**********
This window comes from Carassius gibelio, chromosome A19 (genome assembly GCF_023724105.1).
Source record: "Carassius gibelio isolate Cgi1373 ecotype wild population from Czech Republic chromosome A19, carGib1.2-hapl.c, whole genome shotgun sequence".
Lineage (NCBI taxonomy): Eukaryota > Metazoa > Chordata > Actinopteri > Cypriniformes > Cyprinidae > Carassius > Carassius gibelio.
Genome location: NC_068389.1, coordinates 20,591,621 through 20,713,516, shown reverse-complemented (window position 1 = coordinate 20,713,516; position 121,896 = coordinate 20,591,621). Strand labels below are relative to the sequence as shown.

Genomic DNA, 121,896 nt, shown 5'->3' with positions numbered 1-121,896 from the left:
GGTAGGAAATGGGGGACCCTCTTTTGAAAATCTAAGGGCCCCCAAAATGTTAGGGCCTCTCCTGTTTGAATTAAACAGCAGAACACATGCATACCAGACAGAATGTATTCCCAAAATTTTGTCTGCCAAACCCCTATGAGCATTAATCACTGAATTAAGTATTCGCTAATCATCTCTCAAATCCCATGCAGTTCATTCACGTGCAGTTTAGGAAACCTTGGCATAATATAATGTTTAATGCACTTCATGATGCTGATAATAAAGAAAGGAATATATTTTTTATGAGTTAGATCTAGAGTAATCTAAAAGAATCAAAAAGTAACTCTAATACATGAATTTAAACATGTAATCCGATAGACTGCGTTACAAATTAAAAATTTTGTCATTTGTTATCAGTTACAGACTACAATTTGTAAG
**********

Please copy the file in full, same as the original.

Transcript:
This window comes from Carassius gibelio, chromosome A19 (genome assembly GCF_023724105.1).
Source record: "Carassius gibelio isolate Cgi1373 ecotype wild population from Czech Republic chromosome A19, carGib1.2-hapl.c, whole genome shotgun sequence".
Lineage (NCBI taxonomy): Eukaryota > Metazoa > Chordata > Actinopteri > Cypriniformes > Cyprinidae > Carassius > Carassius gibelio.
Genome location: NC_068389.1, coordinates 20,591,621 through 20,713,516, shown reverse-complemented (window position 1 = coordinate 20,713,516; position 121,896 = coordinate 20,591,621). Strand labels below are relative to the sequence as shown.

Genomic DNA, 121,896 nt, shown 5'->3' with positions numbered 1-121,896 from the left:
GGTAGGAAATGGGGGACCCTCTTTTGAAAATCTAAGGGCCCCCAAAATGTTAGGGCCTCTCCTGTTTGAATTAAACAGCAGAACACATGCATACCAGACAGAATGTATTCCCAAAATTTTGTCTGCCAAACCCCTATGAGCATTAATCACTGAATTAAGTATTCGCTAATCATCTCTCAAATCCCATGCAGTTCATTCACGTGCAGTTTAGGAAACCTTGGCATAATATAATGTTTAATGCACTTCATGATGCTGATAATAAAGAAAGGAATATATTTTTTATGAGTTAGATCTAGAGTAATCTAAAAGAATCAAAAAGTAACTCTAATACATGAATTTAAACATGTAATCCGATAGACTGCGTTACAAATTAAAAATTTTGTCATTTGTTATCAGTTACAGACTACAATTTGTAAG